You can use flashcards in math or equation-based subjects, too. Equations that need to be memorized can be flashcards. You can also use example problems and their solutions for complicated problems. For the solutions, considering numbering the steps to get to the answer. When you study with the cards, you can test yourself on what the steps to the solution are. Now if you see a similar problem later, you will know how to approach it.
Other Common Mistakes and Solutions
Sometimes, students will use flashcards in a way similar to a PowerPoint presentation: a title or heading on one side and a list of bullet points on the other. While this isn’t a bad way to write and organize your notes, it isn’t an optimal way to study the information on the card. Break up your larger flashcards into smaller facts and associations if you can. This will make the information more digestible and easier to test yourself on when you’re studying. Paraphrasing and putting things in your own words are good practices in this process as well.
Another common study mistake that students make is studying in only one direction. That is, they’ll always look at side “A” and test themselves by flipping to side “B.” You should always be trying to learn your terms and recognize associations in both directions when possible.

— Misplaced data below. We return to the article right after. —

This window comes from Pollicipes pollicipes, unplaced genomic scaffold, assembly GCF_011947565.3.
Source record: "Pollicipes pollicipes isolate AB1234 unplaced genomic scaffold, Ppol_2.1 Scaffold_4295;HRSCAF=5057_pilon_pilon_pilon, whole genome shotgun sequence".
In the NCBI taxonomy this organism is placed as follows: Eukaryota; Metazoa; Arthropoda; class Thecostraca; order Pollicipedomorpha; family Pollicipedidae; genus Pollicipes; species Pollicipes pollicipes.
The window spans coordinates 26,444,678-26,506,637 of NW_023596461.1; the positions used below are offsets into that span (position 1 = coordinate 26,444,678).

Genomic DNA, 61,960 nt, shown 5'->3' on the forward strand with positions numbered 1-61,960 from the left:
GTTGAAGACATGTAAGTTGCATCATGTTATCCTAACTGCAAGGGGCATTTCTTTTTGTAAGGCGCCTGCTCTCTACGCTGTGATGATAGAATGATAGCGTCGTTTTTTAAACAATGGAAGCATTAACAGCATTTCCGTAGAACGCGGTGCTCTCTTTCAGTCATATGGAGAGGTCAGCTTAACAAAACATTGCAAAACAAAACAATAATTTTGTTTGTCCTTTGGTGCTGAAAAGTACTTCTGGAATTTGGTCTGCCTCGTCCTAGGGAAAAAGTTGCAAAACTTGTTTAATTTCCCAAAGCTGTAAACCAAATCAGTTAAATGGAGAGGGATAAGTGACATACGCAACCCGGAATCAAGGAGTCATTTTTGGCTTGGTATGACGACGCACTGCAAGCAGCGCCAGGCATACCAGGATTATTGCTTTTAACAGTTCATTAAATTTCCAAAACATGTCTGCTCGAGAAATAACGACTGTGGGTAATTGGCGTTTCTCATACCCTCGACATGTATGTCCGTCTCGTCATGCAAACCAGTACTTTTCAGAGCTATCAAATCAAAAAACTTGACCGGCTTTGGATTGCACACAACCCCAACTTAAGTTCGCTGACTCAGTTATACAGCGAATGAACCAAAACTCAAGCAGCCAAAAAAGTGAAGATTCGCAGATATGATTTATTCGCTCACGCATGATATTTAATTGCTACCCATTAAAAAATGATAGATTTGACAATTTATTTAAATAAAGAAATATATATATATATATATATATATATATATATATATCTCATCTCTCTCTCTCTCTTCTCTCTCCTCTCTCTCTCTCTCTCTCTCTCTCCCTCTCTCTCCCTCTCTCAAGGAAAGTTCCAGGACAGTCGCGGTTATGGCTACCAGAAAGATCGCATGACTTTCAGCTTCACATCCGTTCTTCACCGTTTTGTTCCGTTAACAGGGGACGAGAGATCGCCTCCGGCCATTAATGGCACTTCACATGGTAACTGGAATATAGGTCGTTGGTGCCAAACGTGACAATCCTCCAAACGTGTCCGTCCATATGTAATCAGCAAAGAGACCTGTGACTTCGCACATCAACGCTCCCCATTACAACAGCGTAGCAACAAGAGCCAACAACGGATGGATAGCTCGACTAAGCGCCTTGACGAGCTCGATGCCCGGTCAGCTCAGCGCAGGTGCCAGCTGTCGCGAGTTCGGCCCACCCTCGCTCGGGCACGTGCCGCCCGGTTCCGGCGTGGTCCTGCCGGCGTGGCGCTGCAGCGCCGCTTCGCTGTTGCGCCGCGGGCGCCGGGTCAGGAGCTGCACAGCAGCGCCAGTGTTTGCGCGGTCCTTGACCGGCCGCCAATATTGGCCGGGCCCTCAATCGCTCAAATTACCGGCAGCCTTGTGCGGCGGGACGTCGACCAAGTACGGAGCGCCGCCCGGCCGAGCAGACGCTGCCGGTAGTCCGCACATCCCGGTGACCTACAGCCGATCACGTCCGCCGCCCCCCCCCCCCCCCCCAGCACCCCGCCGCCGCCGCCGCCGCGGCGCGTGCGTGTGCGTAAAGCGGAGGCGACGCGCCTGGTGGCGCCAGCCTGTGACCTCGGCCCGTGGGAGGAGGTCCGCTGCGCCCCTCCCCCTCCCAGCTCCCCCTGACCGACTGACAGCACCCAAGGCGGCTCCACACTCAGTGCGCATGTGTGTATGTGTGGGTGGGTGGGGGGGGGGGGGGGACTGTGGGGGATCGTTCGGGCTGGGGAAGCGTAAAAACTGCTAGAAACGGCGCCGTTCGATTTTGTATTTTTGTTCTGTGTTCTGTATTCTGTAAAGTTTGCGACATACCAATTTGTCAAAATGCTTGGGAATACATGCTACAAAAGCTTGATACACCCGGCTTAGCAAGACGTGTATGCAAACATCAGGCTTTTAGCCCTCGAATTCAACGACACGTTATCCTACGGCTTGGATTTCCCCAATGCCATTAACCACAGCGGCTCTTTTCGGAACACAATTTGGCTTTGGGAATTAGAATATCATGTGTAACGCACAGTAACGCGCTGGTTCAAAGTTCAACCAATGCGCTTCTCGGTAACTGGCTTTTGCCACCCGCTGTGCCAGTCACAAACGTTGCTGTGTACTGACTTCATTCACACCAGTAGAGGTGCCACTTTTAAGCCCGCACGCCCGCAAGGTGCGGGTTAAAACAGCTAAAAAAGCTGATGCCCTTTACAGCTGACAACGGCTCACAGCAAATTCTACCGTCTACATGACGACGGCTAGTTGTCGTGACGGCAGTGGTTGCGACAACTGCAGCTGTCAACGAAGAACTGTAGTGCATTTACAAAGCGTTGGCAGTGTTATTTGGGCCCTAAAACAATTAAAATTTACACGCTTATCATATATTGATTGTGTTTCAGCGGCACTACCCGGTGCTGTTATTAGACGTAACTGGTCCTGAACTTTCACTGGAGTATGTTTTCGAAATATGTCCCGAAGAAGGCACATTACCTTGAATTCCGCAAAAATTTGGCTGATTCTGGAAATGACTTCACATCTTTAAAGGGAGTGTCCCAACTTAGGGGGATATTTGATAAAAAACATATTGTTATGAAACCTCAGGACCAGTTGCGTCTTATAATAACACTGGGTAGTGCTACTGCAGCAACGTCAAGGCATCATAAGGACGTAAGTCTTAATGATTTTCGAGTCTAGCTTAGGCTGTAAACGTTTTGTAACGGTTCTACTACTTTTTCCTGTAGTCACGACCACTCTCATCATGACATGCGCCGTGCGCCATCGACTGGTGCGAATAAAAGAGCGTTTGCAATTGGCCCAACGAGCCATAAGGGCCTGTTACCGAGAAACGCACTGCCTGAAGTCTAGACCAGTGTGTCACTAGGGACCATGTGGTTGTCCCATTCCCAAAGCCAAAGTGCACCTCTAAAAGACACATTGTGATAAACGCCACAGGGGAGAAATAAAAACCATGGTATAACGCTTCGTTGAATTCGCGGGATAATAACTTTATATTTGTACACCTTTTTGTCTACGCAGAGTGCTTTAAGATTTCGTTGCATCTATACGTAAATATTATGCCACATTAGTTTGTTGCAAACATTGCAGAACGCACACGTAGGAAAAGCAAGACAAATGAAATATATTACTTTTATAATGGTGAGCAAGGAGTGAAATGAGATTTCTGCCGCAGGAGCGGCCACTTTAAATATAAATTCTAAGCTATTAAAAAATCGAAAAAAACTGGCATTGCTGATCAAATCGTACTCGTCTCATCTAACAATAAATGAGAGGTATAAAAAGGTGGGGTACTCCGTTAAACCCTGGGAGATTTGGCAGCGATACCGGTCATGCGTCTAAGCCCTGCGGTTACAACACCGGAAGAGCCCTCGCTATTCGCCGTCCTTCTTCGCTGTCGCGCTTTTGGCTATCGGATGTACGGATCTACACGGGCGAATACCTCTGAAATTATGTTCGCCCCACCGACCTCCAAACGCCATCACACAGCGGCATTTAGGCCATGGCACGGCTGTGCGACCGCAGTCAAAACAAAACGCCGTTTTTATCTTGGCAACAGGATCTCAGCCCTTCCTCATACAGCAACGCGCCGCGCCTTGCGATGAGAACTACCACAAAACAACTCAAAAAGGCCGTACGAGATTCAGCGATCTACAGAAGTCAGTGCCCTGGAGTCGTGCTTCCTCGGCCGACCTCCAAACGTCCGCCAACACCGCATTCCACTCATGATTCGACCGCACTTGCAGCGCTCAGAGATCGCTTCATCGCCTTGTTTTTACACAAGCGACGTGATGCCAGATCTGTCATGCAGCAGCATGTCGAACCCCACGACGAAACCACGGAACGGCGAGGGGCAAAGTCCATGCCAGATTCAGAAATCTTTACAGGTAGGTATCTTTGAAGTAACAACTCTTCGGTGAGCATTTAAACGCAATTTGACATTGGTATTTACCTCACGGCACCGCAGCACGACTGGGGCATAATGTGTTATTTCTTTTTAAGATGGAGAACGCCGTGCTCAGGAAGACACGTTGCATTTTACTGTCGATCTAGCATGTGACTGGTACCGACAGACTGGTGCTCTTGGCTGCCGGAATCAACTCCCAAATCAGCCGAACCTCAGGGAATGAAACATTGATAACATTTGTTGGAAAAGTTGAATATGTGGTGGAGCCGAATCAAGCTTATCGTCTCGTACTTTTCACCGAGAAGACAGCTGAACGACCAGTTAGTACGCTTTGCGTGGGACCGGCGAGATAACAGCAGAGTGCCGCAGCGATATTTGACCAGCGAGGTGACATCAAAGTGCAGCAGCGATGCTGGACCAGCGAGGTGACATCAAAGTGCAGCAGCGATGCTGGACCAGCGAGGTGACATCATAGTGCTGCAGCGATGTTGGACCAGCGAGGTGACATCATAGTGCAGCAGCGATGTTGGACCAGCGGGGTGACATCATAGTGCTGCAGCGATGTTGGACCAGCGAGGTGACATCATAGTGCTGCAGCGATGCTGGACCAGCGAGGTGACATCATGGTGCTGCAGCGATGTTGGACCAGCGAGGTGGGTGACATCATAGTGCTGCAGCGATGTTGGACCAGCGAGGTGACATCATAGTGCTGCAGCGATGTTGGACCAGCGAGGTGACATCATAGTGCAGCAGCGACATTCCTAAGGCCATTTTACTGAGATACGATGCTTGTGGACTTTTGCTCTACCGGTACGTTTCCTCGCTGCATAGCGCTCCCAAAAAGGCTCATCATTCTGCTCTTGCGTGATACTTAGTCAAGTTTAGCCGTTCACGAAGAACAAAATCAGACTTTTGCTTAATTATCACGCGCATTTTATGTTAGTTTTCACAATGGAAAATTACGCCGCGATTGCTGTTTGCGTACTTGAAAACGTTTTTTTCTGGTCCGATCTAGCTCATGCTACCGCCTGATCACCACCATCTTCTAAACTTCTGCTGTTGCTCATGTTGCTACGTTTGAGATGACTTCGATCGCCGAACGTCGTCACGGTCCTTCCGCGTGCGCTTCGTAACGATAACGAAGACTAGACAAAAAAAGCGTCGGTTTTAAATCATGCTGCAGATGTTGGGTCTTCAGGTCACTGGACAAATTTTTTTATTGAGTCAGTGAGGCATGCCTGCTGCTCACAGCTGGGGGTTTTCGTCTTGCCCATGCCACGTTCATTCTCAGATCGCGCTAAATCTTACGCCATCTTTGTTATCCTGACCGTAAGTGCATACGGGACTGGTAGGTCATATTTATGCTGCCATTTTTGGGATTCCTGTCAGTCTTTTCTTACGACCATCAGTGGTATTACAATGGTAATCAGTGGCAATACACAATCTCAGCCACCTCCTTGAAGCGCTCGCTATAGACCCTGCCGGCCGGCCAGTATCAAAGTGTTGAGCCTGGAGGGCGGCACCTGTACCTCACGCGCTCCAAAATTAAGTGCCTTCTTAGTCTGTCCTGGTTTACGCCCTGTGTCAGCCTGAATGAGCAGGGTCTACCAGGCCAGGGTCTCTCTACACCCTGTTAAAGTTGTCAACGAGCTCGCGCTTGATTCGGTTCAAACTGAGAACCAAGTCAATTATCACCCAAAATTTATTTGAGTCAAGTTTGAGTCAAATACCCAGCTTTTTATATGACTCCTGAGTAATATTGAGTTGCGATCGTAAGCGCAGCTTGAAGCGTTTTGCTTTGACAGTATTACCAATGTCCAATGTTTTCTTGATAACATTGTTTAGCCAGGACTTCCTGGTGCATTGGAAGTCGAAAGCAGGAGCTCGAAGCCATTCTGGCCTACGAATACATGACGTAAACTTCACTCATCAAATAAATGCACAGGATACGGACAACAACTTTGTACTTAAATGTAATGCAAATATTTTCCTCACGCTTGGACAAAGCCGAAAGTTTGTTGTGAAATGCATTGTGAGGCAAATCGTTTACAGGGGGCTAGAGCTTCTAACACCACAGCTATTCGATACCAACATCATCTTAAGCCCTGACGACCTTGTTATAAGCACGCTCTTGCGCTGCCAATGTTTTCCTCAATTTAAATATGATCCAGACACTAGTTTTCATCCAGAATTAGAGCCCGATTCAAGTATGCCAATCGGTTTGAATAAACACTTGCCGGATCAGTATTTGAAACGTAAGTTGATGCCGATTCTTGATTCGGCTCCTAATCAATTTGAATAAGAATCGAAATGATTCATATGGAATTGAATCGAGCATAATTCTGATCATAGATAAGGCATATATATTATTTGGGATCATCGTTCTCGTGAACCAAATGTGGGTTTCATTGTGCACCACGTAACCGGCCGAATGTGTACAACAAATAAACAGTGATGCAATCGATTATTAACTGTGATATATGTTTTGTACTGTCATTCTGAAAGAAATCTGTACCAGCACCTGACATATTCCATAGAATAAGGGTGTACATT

A Final Mistake
The final mistake is not having variety in your flashcard decks. Many students will make their own flashcards and use dictionary definitions or textbook syntax to memorize. Other students will exclusively use pre-made flashcards online or on apps on their phone. In both cases, you want to be able to write flashcards in your own words to promote your understanding. It is good to use other decks in combination with your own to have a more well-rounded understanding.
Flashcards are a valuable tool that can help you memorize and study for virtually any subject. If you haven’t been getting the most out of your studying, or you think flashcards aren’t helpful, try some of these tips and watch your results improve.
Michael C. is currently a private math, science, and standardized test tutor with TutorNerds in Irvine and Anaheim.